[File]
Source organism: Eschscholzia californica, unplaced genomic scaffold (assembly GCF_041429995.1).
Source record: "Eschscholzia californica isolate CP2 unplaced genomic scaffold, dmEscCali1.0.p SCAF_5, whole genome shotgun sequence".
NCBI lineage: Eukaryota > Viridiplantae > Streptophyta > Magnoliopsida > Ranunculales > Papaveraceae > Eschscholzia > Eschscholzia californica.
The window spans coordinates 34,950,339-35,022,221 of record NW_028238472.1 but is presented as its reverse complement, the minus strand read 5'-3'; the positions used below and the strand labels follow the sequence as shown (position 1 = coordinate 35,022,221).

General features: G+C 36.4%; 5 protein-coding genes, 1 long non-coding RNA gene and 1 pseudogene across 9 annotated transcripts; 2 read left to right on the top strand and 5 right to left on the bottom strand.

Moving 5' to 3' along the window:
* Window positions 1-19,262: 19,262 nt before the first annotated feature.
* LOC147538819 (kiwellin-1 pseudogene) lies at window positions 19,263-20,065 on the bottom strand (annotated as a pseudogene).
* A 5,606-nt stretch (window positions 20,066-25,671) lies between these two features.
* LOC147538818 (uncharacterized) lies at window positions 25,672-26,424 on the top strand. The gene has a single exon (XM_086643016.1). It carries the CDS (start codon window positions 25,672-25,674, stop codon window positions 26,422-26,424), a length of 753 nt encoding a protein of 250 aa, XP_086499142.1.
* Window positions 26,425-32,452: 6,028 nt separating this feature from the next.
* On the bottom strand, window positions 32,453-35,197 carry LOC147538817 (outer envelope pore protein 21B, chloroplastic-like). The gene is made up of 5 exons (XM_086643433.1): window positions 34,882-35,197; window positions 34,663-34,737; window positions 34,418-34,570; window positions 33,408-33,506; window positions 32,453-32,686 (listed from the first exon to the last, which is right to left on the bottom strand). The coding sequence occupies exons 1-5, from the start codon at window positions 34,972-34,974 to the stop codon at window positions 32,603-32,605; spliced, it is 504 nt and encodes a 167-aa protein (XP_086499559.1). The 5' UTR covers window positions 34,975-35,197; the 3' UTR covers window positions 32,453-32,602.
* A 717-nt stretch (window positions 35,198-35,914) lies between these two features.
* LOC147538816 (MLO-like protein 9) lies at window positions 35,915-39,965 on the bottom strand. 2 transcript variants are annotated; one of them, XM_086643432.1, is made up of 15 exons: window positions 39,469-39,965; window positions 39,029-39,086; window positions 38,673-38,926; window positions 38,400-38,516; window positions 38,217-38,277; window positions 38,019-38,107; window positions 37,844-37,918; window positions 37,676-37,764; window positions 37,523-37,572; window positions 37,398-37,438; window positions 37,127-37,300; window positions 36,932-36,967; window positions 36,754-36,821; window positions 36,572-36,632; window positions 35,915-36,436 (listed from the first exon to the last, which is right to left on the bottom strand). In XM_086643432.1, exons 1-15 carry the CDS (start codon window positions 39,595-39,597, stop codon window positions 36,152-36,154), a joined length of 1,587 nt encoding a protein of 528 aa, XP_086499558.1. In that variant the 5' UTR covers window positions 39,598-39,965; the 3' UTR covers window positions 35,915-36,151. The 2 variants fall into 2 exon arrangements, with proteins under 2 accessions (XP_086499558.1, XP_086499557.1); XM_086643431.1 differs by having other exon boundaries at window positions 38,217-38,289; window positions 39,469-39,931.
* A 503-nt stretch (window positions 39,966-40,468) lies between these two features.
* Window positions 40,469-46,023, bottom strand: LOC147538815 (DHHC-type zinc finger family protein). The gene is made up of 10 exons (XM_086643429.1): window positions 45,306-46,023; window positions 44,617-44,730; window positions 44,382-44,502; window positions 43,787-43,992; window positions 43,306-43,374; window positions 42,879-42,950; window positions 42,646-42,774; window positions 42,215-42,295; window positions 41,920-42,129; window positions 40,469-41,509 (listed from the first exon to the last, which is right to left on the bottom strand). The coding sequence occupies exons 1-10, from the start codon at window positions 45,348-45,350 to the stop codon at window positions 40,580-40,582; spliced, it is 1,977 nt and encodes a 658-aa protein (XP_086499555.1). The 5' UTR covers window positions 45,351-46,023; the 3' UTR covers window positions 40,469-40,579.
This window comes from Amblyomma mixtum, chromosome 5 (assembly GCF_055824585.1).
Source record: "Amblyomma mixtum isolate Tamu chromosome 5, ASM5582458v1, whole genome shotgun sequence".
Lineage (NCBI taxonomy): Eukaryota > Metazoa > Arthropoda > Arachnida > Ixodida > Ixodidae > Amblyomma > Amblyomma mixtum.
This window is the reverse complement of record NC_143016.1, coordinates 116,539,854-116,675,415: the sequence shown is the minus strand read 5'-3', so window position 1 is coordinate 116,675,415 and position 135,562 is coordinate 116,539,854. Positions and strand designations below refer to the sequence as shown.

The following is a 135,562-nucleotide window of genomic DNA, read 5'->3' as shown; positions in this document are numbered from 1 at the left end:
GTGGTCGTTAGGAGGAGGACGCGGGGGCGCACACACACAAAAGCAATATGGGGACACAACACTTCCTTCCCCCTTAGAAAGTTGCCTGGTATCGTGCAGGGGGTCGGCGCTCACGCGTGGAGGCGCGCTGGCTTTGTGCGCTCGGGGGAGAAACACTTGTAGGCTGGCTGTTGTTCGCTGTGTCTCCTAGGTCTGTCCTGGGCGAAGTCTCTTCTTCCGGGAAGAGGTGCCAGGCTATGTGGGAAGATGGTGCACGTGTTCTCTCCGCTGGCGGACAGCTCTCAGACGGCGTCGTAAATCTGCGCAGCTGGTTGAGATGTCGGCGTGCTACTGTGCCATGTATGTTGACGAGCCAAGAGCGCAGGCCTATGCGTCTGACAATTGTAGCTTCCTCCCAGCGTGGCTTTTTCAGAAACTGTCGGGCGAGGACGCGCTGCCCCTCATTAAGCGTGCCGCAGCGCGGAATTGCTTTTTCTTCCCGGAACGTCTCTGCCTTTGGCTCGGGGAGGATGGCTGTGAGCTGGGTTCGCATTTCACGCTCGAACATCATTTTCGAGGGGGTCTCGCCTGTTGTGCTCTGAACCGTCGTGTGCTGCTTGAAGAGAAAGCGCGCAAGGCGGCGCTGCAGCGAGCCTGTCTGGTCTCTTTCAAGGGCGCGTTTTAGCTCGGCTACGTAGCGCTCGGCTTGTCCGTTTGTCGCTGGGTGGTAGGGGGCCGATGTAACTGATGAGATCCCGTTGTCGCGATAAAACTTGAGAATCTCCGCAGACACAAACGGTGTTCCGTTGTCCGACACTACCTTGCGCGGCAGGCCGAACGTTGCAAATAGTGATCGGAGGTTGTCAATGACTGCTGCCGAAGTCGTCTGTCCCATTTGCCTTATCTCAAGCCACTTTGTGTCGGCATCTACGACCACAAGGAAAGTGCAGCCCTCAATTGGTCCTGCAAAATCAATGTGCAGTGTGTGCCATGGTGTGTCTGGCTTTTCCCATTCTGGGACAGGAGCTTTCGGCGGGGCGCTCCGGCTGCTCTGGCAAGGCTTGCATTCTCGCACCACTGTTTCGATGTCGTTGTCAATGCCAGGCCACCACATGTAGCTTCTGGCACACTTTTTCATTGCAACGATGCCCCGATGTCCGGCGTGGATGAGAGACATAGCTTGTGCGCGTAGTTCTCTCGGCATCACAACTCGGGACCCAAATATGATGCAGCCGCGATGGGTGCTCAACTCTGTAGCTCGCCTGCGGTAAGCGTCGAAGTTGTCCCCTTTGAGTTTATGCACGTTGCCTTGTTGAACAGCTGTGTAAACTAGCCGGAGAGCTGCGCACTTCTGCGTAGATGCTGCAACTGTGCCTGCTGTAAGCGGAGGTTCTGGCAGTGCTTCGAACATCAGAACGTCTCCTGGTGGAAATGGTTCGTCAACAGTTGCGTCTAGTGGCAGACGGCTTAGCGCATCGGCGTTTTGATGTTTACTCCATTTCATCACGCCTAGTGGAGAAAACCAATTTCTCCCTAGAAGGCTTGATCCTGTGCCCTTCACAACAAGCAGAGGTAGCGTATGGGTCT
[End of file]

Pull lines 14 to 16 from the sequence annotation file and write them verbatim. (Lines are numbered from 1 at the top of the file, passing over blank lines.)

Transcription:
* LOC147538816 (MLO-like protein 9) lies at window positions 35,915-39,965 on the bottom strand. 2 transcript variants are annotated; one of them, XM_086643432.1, is made up of 15 exons: window positions 39,469-39,965; window positions 39,029-39,086; window positions 38,673-38,926; window positions 38,400-38,516; window positions 38,217-38,277; window positions 38,019-38,107; window positions 37,844-37,918; window positions 37,676-37,764; window positions 37,523-37,572; window positions 37,398-37,438; window positions 37,127-37,300; window positions 36,932-36,967; window positions 36,754-36,821; window positions 36,572-36,632; window positions 35,915-36,436 (listed from the first exon to the last, which is right to left on the bottom strand). In XM_086643432.1, exons 1-15 carry the CDS (start codon window positions 39,595-39,597, stop codon window positions 36,152-36,154), a joined length of 1,587 nt encoding a protein of 528 aa, XP_086499558.1. In that variant the 5' UTR covers window positions 39,598-39,965; the 3' UTR covers window positions 35,915-36,151. The 2 variants fall into 2 exon arrangements, with proteins under 2 accessions (XP_086499558.1, XP_086499557.1); XM_086643431.1 differs by having other exon boundaries at window positions 38,217-38,289; window positions 39,469-39,931.
* A 503-nt stretch (window positions 39,966-40,468) lies between these two features.
* Window positions 40,469-46,023, bottom strand: LOC147538815 (DHHC-type zinc finger family protein). The gene is made up of 10 exons (XM_086643429.1): window positions 45,306-46,023; window positions 44,617-44,730; window positions 44,382-44,502; window positions 43,787-43,992; window positions 43,306-43,374; window positions 42,879-42,950; window positions 42,646-42,774; window positions 42,215-42,295; window positions 41,920-42,129; window positions 40,469-41,509 (listed from the first exon to the last, which is right to left on the bottom strand). The coding sequence occupies exons 1-10, from the start codon at window positions 45,348-45,350 to the stop codon at window positions 40,580-40,582; spliced, it is 1,977 nt and encodes a 658-aa protein (XP_086499555.1). The 5' UTR covers window positions 45,351-46,023; the 3' UTR covers window positions 40,469-40,579.